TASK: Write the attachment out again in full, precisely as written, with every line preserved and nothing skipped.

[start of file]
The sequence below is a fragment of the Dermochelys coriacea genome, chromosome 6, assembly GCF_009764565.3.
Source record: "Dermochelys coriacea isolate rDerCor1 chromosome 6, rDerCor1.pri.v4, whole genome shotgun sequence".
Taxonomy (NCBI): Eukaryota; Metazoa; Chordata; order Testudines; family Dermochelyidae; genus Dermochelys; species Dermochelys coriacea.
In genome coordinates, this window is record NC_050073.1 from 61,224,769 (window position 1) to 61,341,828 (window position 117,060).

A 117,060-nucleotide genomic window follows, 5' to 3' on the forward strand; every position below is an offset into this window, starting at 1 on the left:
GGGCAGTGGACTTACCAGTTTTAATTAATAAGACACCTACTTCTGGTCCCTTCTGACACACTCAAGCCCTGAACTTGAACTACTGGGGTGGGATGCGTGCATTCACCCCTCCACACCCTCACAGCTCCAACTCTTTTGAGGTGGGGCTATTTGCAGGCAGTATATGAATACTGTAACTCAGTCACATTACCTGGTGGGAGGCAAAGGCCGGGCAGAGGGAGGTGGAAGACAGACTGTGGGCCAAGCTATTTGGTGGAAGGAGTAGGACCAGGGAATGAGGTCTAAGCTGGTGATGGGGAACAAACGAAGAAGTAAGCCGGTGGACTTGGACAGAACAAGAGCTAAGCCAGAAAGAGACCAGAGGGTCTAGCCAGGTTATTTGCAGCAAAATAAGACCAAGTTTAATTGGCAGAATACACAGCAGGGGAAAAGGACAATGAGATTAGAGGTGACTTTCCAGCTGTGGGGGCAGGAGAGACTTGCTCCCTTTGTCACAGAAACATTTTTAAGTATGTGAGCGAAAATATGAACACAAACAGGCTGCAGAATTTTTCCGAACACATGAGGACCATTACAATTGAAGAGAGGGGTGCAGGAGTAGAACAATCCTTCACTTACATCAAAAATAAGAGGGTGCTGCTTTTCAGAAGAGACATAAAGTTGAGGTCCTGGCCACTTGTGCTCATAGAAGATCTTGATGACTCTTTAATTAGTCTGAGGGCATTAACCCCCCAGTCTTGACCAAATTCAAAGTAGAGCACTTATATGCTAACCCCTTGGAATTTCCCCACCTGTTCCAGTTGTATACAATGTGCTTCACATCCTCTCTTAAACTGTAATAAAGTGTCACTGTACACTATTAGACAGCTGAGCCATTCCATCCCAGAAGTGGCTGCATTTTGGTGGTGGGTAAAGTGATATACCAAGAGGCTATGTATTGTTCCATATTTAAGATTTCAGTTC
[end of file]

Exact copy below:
The sequence below is a fragment of the Dermochelys coriacea genome, chromosome 6, assembly GCF_009764565.3.
Source record: "Dermochelys coriacea isolate rDerCor1 chromosome 6, rDerCor1.pri.v4, whole genome shotgun sequence".
Taxonomy (NCBI): Eukaryota; Metazoa; Chordata; order Testudines; family Dermochelyidae; genus Dermochelys; species Dermochelys coriacea.
In genome coordinates, this window is record NC_050073.1 from 61,224,769 (window position 1) to 61,341,828 (window position 117,060).

A 117,060-nucleotide genomic window follows, 5' to 3' on the forward strand; every position below is an offset into this window, starting at 1 on the left:
GGGCAGTGGACTTACCAGTTTTAATTAATAAGACACCTACTTCTGGTCCCTTCTGACACACTCAAGCCCTGAACTTGAACTACTGGGGTGGGATGCGTGCATTCACCCCTCCACACCCTCACAGCTCCAACTCTTTTGAGGTGGGGCTATTTGCAGGCAGTATATGAATACTGTAACTCAGTCACATTACCTGGTGGGAGGCAAAGGCCGGGCAGAGGGAGGTGGAAGACAGACTGTGGGCCAAGCTATTTGGTGGAAGGAGTAGGACCAGGGAATGAGGTCTAAGCTGGTGATGGGGAACAAACGAAGAAGTAAGCCGGTGGACTTGGACAGAACAAGAGCTAAGCCAGAAAGAGACCAGAGGGTCTAGCCAGGTTATTTGCAGCAAAATAAGACCAAGTTTAATTGGCAGAATACACAGCAGGGGAAAAGGACAATGAGATTAGAGGTGACTTTCCAGCTGTGGGGGCAGGAGAGACTTGCTCCCTTTGTCACAGAAACATTTTTAAGTATGTGAGCGAAAATATGAACACAAACAGGCTGCAGAATTTTTCCGAACACATGAGGACCATTACAATTGAAGAGAGGGGTGCAGGAGTAGAACAATCCTTCACTTACATCAAAAATAAGAGGGTGCTGCTTTTCAGAAGAGACATAAAGTTGAGGTCCTGGCCACTTGTGCTCATAGAAGATCTTGATGACTCTTTAATTAGTCTGAGGGCATTAACCCCCCAGTCTTGACCAAATTCAAAGTAGAGCACTTATATGCTAACCCCTTGGAATTTCCCCACCTGTTCCAGTTGTATACAATGTGCTTCACATCCTCTCTTAAACTGTAATAAAGTGTCACTGTACACTATTAGACAGCTGAGCCATTCCATCCCAGAAGTGGCTGCATTTTGGTGGTGGGTAAAGTGATATACCAAGAGGCTATGTATTGTTCCATATTTAAGATTTCAGTTC